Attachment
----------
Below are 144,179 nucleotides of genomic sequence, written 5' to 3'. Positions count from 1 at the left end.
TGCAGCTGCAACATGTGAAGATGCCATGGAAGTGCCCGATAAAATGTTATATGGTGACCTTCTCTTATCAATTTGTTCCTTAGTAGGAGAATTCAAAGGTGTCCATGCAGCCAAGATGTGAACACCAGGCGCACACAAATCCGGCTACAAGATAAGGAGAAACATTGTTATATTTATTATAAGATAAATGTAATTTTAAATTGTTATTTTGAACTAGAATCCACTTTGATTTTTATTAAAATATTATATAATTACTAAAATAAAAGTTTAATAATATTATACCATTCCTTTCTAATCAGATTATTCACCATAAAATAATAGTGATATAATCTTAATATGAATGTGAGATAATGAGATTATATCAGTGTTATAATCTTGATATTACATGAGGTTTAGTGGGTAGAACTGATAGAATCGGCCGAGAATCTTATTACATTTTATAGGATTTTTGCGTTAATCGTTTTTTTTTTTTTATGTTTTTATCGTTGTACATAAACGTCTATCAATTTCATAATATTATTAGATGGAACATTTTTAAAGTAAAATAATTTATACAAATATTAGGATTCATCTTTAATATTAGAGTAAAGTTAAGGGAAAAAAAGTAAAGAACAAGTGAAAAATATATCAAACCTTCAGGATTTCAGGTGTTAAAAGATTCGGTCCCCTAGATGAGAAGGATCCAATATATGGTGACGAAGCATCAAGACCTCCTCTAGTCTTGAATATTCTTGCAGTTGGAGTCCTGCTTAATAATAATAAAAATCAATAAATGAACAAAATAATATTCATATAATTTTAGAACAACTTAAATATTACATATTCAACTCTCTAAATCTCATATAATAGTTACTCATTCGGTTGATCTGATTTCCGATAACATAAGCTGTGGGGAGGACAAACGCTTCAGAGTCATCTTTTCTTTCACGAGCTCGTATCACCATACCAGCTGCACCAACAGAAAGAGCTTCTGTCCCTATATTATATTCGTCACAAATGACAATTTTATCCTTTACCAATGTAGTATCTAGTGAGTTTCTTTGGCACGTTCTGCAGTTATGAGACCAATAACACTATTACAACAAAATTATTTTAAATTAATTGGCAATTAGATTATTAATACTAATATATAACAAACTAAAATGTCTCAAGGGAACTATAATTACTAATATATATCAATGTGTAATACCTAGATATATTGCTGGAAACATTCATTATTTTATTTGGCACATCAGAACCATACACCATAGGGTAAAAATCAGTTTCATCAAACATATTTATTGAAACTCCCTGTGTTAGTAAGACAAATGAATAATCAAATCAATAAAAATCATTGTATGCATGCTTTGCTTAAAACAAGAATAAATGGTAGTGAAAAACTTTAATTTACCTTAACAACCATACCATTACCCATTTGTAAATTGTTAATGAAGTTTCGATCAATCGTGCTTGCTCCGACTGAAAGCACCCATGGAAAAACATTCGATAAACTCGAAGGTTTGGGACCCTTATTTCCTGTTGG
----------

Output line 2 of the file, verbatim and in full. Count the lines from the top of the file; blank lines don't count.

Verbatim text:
TGCAGCTGCAACATGTGAAGATGCCATGGAAGTGCCCGATAAAATGTTATATGGTGACCTTCTCTTATCAATTTGTTCCTTAGTAGGAGAATTCAAAGGTGTCCATGCAGCCAAGATGTGAACACCAGGCGCACACAAATCCGGCTACAAGATAAGGAGAAACATTGTTATATTTATTATAAGATAAATGTAATTTTAAATTGTTATTTTGAACTAGAATCCACTTTGATTTTTATTAAAATATTATATAATTACTAAAATAAAAGTTTAATAATATTATACCATTCCTTTCTAATCAGATTATTCACCATAAAATAATAGTGATATAATCTTAATATGAATGTGAGATAATGAGATTATATCAGTGTTATAATCTTGATATTACATGAGGTTTAGTGGGTAGAACTGATAGAATCGGCCGAGAATCTTATTACATTTTATAGGATTTTTGCGTTAATCGTTTTTTTTTTTTTATGTTTTTATCGTTGTACATAAACGTCTATCAATTTCATAATATTATTAGATGGAACATTTTTAAAGTAAAATAATTTATACAAATATTAGGATTCATCTTTAATATTAGAGTAAAGTTAAGGGAAAAAAAGTAAAGAACAAGTGAAAAATATATCAAACCTTCAGGATTTCAGGTGTTAAAAGATTCGGTCCCCTAGATGAGAAGGATCCAATATATGGTGACGAAGCATCAAGACCTCCTCTAGTCTTGAATATTCTTGCAGTTGGAGTCCTGCTTAATAATAATAAAAATCAATAAATGAACAAAATAATATTCATATAATTTTAGAACAACTTAAATATTACATATTCAACTCTCTAAATCTCATATAATAGTTACTCATTCGGTTGATCTGATTTCCGATAACATAAGCTGTGGGGAGGACAAACGCTTCAGAGTCATCTTTTCTTTCACGAGCTCGTATCACCATACCAGCTGCACCAACAGAAAGAGCTTCTGTCCCTATATTATATTCGTCACAAATGACAATTTTATCCTTTACCAATGTAGTATCTAGTGAGTTTCTTTGGCACGTTCTGCAGTTATGAGACCAATAACACTATTACAACAAAATTATTTTAAATTAATTGGCAATTAGATTATTAATACTAATATATAACAAACTAAAATGTCTCAAGGGAACTATAATTACTAATATATATCAATGTGTAATACCTAGATATATTGCTGGAAACATTCATTATTTTATTTGGCACATCAGAACCATACACCATAGGGTAAAAATCAGTTTCATCAAACATATTTATTGAAACTCCCTGTGTTAGTAAGACAAATGAATAATCAAATCAATAAAAATCATTGTATGCATGCTTTGCTTAAAACAAGAATAAATGGTAGTGAAAAACTTTAATTTACCTTAACAACCATACCATTACCCATTTGTAAATTGTTAATGAAGTTTCGATCAATCGTGCTTGCTCCGACTGAAAGCACCCATGGAAAAACATTCGATAAACTCGAAGGTTTGGGACCCTTATTTCCTGTTGG